IV.  That the scriptures of the Old and New Testament were purposely designed for our learning.  They might have been a divine revelation to those into whose hands they were first put, and yet we, at this distance, have been no way concerned in them; but it is certain that they were intended to be of universal and perpetual use and obligation to

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Walking in the Shoes of John Donne

THE LEGACY.

WHEN last I died, and, dear, I die
As often as from thee I go,
Though it be but an hour ago
– And lovers’ hours be full eternity –
I can remember yet, that I
Something did say, and something did bestow;
Though I be dead, which sent me, I might be
Mine own executor, and legacy.

I heard me say, “Tell her anon,
That myself,” that is you, not I,
“Did kill me,” and when I felt me die,
I bid me send my heart, when I was gone;
But I alas! could there find none;
When I had ripp’d, and search’d where hearts should lie,
It kill’d me again, that I who still was true
In life, in my last will should cozen you.

Yet I found something like a heart,
But colours it, and corners had;
It was not good, it was not bad,
It was entire to none, and few had part;
As good as could be made by art
It seem’d, and therefore for our loss be sad.
I meant to send that heart instead of mine,
But O! no man could hold it, for ’twas thine.

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Walking in the Shoes of Kerouac

Book of Sketches

his twin brother. In Southern
accents – “Thats what
ah think!” – they
discuss that splendid
grasscutter – Cars come
& park, & go – Cars
hurry on the hiway to
home,
“Wait till after
supper,” says Carolyn to
LP, “we’re ready to
eat now – ” as
he complains
“Ah – nao!”

but the complaint’s not
serious & doesnt last
long – And the air
is fragrant from cut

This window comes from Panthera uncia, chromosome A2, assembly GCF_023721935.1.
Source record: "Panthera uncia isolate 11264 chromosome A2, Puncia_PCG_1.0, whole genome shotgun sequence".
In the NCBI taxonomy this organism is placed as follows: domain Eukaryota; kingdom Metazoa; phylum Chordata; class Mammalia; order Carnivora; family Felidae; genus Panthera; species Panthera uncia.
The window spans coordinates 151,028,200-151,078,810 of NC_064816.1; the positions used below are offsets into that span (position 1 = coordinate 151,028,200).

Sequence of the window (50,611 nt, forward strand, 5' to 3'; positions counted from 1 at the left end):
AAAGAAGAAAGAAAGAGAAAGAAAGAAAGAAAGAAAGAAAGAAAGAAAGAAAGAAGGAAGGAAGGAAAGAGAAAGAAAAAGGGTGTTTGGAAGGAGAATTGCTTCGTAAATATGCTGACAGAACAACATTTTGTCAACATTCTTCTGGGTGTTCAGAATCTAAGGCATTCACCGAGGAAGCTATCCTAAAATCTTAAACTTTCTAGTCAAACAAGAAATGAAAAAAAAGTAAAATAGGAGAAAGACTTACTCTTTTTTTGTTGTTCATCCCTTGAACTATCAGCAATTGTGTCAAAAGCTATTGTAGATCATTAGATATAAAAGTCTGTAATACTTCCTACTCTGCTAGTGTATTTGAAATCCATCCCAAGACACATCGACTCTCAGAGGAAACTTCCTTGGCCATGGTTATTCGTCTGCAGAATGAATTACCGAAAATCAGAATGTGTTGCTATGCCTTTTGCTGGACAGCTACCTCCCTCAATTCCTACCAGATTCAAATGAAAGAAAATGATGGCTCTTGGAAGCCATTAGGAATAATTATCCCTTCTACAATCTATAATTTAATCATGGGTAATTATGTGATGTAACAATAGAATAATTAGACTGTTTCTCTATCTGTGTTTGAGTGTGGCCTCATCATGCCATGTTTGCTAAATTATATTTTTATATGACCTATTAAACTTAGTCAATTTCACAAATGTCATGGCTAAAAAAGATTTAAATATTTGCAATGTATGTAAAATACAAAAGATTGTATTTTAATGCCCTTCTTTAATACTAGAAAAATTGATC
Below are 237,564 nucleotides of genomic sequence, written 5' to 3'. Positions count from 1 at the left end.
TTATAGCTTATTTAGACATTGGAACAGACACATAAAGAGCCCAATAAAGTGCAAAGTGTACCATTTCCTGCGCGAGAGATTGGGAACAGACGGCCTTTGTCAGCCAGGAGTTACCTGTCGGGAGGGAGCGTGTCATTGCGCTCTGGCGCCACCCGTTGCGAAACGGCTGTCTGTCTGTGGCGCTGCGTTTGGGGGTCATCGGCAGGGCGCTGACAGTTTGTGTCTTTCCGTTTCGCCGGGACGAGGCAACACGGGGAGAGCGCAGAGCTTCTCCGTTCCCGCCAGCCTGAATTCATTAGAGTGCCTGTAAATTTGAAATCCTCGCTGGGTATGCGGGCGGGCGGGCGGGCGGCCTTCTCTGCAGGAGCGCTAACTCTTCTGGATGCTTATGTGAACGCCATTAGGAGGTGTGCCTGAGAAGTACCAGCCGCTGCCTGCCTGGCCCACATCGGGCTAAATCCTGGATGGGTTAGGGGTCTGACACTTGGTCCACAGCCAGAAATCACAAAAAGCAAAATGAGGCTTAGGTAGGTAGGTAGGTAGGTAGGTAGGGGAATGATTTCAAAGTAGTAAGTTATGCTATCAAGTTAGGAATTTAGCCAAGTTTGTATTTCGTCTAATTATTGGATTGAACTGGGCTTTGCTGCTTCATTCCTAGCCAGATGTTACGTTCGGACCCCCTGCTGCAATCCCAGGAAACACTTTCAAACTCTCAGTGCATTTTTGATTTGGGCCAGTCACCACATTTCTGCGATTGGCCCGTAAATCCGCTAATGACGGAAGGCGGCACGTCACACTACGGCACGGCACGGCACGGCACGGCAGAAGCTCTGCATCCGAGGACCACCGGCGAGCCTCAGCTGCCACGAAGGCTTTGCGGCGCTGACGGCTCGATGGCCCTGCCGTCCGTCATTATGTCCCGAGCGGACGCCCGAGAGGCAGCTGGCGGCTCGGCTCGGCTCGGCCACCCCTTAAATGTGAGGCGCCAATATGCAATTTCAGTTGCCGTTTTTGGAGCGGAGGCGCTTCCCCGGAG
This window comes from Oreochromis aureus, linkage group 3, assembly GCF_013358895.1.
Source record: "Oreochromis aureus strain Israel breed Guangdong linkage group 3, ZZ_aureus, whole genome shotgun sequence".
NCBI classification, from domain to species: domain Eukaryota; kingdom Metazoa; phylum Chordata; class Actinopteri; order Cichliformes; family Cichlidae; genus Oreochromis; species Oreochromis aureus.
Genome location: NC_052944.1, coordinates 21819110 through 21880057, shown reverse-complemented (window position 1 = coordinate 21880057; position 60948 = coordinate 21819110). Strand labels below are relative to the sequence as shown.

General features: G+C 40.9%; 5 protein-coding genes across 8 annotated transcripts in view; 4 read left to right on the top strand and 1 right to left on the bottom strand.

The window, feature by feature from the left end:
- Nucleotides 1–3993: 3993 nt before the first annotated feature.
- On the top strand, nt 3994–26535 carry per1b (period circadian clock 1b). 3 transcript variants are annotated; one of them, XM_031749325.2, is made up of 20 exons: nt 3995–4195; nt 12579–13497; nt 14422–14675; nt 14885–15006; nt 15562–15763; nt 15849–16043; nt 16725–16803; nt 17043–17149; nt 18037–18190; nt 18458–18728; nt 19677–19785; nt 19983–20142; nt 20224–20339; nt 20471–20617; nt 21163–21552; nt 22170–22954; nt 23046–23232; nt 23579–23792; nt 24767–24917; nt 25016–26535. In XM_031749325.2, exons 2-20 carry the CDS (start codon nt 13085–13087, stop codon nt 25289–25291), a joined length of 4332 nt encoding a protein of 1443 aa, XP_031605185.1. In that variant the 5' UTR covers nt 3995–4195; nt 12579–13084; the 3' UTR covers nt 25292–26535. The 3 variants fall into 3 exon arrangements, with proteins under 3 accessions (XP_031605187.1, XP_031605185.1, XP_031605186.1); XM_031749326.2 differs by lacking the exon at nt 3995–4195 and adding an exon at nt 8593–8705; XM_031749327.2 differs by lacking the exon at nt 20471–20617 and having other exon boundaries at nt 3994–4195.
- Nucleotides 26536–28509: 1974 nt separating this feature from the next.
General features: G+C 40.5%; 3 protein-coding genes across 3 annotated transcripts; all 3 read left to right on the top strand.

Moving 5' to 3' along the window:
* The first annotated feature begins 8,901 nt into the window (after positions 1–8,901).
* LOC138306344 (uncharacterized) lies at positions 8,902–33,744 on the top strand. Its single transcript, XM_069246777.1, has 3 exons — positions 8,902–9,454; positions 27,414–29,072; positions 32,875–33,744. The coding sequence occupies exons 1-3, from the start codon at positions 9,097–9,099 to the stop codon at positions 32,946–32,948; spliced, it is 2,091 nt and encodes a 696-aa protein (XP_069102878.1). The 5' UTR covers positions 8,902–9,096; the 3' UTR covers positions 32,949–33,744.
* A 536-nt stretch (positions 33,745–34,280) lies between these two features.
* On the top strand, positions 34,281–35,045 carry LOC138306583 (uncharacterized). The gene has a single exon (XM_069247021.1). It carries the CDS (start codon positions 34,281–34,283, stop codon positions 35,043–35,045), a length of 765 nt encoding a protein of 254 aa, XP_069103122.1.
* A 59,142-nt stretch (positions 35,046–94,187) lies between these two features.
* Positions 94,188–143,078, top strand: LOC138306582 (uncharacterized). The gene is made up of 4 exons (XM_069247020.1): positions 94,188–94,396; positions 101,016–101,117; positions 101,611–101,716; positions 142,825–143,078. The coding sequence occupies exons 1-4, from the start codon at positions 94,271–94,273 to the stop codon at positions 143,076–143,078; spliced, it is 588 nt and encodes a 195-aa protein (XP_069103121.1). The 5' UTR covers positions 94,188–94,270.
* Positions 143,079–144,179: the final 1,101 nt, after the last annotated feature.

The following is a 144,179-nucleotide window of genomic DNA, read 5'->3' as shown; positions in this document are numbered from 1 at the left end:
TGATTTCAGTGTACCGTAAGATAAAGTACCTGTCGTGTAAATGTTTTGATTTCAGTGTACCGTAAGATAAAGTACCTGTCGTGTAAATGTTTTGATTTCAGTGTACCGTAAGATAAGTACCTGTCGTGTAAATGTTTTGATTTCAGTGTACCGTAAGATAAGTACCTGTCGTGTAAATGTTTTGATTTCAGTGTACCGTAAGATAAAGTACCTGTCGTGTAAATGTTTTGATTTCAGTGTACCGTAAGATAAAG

The Original Scroll

really bloomed and opened up the land. There went our wrangler. And this was really the way that my whole road experience began and the things that were to come are too fantastic not to tell. I’ve only spoken of Neal in a preliminary way because I didn’t know any more than this about him then. His relation with Allen I’m not in on and as it turned out later, Neal got tired of that, specifically of queerness and reverted to his natural ways, but that’s no matter. In the month of July, 1947, having finished a good half of my novel and having saved about fifty dollars from old veteran benefits I got ready to go to the West Coast. My friend Henri Cru had written me a letter from San Francisco saying I should come out there and ship out with him on an around the world liner. He swore he could get me into the engine room. I wrote back and said I’d be satisfied with any old freighter so long as I could take a few long Pacific trips and come back with enough money to

On the Road

razor and saved a half each in their wallets. Dean was wearing a real Western business suit for his big trip back to Denver; he’d finished his first fling in New York. I say fling, but he only worked like a dog in parking lots. The most fantastic parking-lot attendant in the world, he can back a car forty miles an hour into a tight squeeze and stop at the wall, jump out, race among fenders, leap into another car, circle it fifty miles an hour in a narrow space, back swiftly into tight spot, hump, snap the car with the emergency so that you see it bounce as he flies out; then clear to the ticket shack, sprinting like a track star, hand a ticket, leap into a newly arrived car before the owner’s half out, leap literally under him as he steps out, start the car with the door flapping, and roar off to the next available spot, arc, pop in, brake, out, run; working like that without pause eight hours a night, evening rush hours and after-theater rush hours, in greasy wino pants with a frayed fur-lined jacket